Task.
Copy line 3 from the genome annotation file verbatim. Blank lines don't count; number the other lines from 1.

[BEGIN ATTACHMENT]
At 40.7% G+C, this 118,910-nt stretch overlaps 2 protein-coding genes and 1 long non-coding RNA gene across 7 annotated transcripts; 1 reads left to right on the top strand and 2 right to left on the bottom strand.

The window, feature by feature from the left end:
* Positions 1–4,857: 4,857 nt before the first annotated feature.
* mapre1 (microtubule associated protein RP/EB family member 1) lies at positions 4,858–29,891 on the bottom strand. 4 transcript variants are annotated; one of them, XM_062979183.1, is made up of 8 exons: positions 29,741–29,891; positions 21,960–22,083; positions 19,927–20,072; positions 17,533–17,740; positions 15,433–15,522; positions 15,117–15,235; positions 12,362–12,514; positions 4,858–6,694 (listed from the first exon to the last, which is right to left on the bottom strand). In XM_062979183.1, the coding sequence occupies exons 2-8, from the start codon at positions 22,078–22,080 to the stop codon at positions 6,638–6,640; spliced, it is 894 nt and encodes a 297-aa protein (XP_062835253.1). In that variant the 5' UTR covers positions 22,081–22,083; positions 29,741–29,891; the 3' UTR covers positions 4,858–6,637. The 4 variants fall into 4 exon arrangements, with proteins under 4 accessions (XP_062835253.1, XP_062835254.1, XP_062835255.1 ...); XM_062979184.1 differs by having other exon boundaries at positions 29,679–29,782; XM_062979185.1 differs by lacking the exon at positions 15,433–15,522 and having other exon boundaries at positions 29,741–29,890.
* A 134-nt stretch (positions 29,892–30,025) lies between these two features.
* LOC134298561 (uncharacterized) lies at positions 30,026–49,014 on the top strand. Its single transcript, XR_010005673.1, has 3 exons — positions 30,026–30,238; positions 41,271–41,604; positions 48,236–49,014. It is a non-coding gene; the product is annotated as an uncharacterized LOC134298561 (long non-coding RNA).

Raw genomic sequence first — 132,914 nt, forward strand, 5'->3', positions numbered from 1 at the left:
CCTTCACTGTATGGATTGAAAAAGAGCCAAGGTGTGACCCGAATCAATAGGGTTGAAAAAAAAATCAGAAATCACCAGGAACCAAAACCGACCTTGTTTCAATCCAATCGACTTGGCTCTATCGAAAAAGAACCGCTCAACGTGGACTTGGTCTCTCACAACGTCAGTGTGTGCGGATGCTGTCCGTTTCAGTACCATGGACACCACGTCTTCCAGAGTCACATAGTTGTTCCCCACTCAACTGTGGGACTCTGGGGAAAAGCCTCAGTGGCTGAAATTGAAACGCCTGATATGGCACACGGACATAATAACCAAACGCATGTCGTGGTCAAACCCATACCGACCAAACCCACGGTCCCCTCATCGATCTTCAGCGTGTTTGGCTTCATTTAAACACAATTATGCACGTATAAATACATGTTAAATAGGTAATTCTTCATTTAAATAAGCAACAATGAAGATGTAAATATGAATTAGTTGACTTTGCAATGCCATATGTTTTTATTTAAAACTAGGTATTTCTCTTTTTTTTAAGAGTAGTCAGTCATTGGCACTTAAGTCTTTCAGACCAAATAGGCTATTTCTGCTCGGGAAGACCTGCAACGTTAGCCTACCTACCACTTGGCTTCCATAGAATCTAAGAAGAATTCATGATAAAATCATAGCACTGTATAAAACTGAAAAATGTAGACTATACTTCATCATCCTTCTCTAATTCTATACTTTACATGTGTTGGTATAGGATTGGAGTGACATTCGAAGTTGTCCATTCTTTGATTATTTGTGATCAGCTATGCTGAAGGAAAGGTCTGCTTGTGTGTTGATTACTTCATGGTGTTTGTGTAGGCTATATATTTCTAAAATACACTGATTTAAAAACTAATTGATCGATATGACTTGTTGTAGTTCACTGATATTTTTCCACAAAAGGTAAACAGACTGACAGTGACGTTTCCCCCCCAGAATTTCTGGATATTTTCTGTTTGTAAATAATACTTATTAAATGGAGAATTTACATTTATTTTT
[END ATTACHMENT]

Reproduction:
* Positions 1–4,857: 4,857 nt before the first annotated feature.